According to generally accepted theory, petroleum is derived from ancient biomass. It is a fossil fuel derived from ancient fossilized organic materials. The theory was initially based on the isolation of molecules from petroleum that closely resemble known biomolecules.
Structure of vanadium porphyrin compound extracted from petroleum by Alfred Treibs, father of organic geochemistry. Treibs noted the close structural similarity of this molecule and chlorophyll.
More specifically, crude oil and natural gas are products of heating of ancient organic materials (i.e. kerogen) over geological time. Formation of petroleum occurs from hydrocarbon pyrolysis, in a variety of mostly endothermic reactions at high temperature and/or pressure. Today's oil formed from the preserved remains of prehistoric zooplankton and algae, which had settled to a sea or lake bottom in large quantities under anoxic conditions (the remains of prehistoric terrestrial plants, on the other hand, tended to form coal). Over geological time the organic matter mixed with mud, and was buried under heavy layers of sediment resulting in high levels of heat and pressure (diagenesis). This process caused the organic matter to change, first into a waxy material known as kerogen, which is found in various oil shales around the world, and then with more heat into liquid and gaseous hydrocarbons via a process known as catagenesis.
Geologists often refer to the temperature range in which oil forms as an "oil window" below the minimum temperature oil remains trapped in the form of kerogen, and above the maximum temperature the oil is converted to natural gas through the process of thermal cracking. Sometimes, oil which is formed at extreme depths may migrate and become trapped at much shallower depths than where it was formed. The Athabasca Oil Sands is one example of this.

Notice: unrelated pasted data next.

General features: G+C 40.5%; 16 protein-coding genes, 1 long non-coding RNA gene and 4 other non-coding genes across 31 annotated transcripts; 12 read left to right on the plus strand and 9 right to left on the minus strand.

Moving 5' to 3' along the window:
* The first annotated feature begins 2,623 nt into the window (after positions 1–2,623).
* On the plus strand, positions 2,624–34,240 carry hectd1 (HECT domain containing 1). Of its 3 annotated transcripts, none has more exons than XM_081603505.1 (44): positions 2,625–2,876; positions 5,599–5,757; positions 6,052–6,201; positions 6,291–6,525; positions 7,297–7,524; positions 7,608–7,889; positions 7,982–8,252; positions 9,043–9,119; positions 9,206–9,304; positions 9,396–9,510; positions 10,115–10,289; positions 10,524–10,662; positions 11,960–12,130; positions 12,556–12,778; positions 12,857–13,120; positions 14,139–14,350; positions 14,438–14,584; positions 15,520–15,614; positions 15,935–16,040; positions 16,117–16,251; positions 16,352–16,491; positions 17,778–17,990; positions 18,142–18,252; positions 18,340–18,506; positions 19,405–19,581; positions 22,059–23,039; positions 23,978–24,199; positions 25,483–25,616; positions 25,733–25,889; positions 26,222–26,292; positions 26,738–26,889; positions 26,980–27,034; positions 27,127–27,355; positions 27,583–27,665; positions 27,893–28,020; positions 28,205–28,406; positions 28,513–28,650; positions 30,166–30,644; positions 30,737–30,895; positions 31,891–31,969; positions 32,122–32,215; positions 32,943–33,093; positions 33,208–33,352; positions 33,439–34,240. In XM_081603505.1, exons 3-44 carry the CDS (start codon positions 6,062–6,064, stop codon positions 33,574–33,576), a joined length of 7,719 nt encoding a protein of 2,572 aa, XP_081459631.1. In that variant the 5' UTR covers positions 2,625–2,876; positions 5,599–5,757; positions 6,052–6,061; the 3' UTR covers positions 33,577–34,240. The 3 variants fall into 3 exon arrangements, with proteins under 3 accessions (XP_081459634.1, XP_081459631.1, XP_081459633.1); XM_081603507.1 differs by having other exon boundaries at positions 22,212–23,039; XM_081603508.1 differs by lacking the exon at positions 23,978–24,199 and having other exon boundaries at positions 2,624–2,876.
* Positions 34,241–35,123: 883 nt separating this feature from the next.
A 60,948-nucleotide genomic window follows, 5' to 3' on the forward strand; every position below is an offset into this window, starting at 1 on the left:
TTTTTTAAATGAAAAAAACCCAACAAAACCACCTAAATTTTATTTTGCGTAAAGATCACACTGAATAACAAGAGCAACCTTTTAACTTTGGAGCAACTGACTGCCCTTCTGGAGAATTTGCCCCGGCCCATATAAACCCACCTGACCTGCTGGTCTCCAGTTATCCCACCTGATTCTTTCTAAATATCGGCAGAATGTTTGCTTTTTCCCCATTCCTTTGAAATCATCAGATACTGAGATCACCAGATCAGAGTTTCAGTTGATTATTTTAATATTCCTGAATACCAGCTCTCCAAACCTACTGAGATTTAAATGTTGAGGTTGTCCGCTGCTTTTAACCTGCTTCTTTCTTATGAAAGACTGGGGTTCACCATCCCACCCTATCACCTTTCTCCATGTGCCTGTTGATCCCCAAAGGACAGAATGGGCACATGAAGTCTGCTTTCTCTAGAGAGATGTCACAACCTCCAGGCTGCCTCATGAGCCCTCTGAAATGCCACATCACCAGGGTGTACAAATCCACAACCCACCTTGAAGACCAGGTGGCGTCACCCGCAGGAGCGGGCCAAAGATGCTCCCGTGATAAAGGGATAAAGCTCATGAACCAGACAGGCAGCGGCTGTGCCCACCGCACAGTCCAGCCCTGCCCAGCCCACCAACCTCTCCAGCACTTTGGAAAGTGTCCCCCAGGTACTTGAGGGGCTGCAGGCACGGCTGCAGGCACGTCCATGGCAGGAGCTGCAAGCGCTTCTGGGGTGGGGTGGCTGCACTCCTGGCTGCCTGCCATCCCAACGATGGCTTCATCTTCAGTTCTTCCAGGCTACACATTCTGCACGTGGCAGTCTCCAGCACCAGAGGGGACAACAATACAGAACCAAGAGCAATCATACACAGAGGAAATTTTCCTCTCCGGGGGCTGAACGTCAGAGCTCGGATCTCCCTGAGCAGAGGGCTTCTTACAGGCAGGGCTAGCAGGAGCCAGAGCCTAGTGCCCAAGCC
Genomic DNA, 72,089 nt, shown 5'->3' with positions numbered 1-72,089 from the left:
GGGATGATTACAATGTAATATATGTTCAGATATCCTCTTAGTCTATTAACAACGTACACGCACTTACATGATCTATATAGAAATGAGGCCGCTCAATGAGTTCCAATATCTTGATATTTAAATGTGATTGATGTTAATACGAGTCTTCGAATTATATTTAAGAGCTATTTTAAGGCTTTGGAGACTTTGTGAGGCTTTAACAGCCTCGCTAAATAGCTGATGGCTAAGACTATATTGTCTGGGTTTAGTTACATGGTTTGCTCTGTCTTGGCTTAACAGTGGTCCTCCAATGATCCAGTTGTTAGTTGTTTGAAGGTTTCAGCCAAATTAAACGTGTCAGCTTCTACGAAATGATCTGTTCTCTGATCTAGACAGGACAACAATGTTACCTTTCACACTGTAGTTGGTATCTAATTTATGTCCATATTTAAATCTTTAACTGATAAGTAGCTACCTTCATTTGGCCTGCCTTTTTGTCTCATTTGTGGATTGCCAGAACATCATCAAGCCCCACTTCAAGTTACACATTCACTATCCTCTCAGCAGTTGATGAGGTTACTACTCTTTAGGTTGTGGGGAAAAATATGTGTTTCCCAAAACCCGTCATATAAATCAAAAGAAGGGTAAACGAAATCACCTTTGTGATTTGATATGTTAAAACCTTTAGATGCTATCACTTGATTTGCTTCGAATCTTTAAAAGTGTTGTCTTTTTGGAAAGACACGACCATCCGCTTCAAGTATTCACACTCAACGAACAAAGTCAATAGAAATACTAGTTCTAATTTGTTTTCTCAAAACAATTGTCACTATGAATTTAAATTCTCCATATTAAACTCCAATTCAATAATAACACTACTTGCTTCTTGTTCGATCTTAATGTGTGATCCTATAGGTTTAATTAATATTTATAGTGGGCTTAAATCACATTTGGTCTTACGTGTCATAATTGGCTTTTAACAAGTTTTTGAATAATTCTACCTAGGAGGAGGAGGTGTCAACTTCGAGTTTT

Diagram from http://letslearngeology.com
A small number of geologists adhere to the abiogenic petroleum origin hypothesis and maintain that hydrocarbons of purely inorganic origin exist within Earth's interior. Chemists Marcellin Berthelot and Dmitri Mendeleev, as well as astronomer Thomas Gold championed the theory in the Western world by supporting the work done by Nikolai Kudryavtsev in the 1950s. It is currently supported primarily by Kenney and Krayushkin.
The abiogenic origin hypothesis has not yet been ruled out. Its advocates consider that it is "still an open question". Extensive research into the chemical structure of kerogen has identified algae as the primary source of oil. The abiogenic origin hypothesis fails to explain the presence of these markers in kerogen and oil, as well as failing to explain how inorganic origin could be achieved at temperatures and pressures sufficient to convert kerogen to graphite. It has not been successfully used in uncovering oil deposits by geologists, as the hypothesis lacks any mechanism for determining where the process may occur. More recently scientists at the Carnegie Institution for Science have found that ethane and heavier hydrocarbons can be synthesized under conditions of the upper mantle.
Crude oil reservoirs